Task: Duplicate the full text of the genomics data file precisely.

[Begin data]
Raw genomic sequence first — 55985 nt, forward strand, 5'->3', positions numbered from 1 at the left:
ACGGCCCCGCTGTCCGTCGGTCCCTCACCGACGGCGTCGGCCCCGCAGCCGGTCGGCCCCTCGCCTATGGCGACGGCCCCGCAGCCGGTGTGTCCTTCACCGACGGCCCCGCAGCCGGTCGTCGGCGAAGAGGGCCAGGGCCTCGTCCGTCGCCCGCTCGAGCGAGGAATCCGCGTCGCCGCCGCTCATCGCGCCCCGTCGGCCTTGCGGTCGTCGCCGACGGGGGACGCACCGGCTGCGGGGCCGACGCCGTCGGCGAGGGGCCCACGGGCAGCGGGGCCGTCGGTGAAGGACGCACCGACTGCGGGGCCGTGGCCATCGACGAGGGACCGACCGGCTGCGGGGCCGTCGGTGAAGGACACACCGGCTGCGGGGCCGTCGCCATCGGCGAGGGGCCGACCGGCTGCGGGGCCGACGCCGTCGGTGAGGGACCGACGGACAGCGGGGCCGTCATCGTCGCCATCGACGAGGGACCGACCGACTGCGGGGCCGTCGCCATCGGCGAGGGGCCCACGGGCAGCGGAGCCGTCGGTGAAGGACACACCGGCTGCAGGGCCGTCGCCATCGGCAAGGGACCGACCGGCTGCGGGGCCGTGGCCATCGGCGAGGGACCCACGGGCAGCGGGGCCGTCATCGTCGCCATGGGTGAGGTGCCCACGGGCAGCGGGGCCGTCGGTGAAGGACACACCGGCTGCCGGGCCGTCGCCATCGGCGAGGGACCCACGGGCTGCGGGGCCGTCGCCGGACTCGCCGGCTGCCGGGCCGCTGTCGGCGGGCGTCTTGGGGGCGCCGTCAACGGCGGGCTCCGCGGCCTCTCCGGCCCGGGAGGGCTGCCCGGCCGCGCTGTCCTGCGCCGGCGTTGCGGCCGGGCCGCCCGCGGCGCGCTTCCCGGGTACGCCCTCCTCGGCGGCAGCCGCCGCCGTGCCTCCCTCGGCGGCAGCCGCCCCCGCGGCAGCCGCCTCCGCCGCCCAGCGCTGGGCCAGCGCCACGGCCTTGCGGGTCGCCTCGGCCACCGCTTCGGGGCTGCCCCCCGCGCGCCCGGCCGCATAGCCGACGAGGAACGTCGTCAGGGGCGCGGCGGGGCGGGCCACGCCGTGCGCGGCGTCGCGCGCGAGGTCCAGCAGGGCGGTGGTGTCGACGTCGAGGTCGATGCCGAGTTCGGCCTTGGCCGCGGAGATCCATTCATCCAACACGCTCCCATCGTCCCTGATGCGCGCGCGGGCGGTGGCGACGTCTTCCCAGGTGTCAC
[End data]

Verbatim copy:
Raw genomic sequence first — 55985 nt, forward strand, 5'->3', positions numbered from 1 at the left:
ACGGCCCCGCTGTCCGTCGGTCCCTCACCGACGGCGTCGGCCCCGCAGCCGGTCGGCCCCTCGCCTATGGCGACGGCCCCGCAGCCGGTGTGTCCTTCACCGACGGCCCCGCAGCCGGTCGTCGGCGAAGAGGGCCAGGGCCTCGTCCGTCGCCCGCTCGAGCGAGGAATCCGCGTCGCCGCCGCTCATCGCGCCCCGTCGGCCTTGCGGTCGTCGCCGACGGGGGACGCACCGGCTGCGGGGCCGACGCCGTCGGCGAGGGGCCCACGGGCAGCGGGGCCGTCGGTGAAGGACGCACCGACTGCGGGGCCGTGGCCATCGACGAGGGACCGACCGGCTGCGGGGCCGTCGGTGAAGGACACACCGGCTGCGGGGCCGTCGCCATCGGCGAGGGGCCGACCGGCTGCGGGGCCGACGCCGTCGGTGAGGGACCGACGGACAGCGGGGCCGTCATCGTCGCCATCGACGAGGGACCGACCGACTGCGGGGCCGTCGCCATCGGCGAGGGGCCCACGGGCAGCGGAGCCGTCGGTGAAGGACACACCGGCTGCAGGGCCGTCGCCATCGGCAAGGGACCGACCGGCTGCGGGGCCGTGGCCATCGGCGAGGGACCCACGGGCAGCGGGGCCGTCATCGTCGCCATGGGTGAGGTGCCCACGGGCAGCGGGGCCGTCGGTGAAGGACACACCGGCTGCCGGGCCGTCGCCATCGGCGAGGGACCCACGGGCTGCGGGGCCGTCGCCGGACTCGCCGGCTGCCGGGCCGCTGTCGGCGGGCGTCTTGGGGGCGCCGTCAACGGCGGGCTCCGCGGCCTCTCCGGCCCGGGAGGGCTGCCCGGCCGCGCTGTCCTGCGCCGGCGTTGCGGCCGGGCCGCCCGCGGCGCGCTTCCCGGGTACGCCCTCCTCGGCGGCAGCCGCCGCCGTGCCTCCCTCGGCGGCAGCCGCCCCCGCGGCAGCCGCCTCCGCCGCCCAGCGCTGGGCCAGCGCCACGGCCTTGCGGGTCGCCTCGGCCACCGCTTCGGGGCTGCCCCCCGCGCGCCCGGCCGCATAGCCGACGAGGAACGTCGTCAGGGGCGCGGCGGGGCGGGCCACGCCGTGCGCGGCGTCGCGCGCGAGGTCCAGCAGGGCGGTGGTGTCGACGTCGAGGTCGATGCCGAGTTCGGCCTTGGCCGCGGAGATCCATTCATCCAACACGCTCCCATCGTCCCTGATGCGCGCGCGGGCGGTGGCGACGTCTTCCCAGGTGTCAC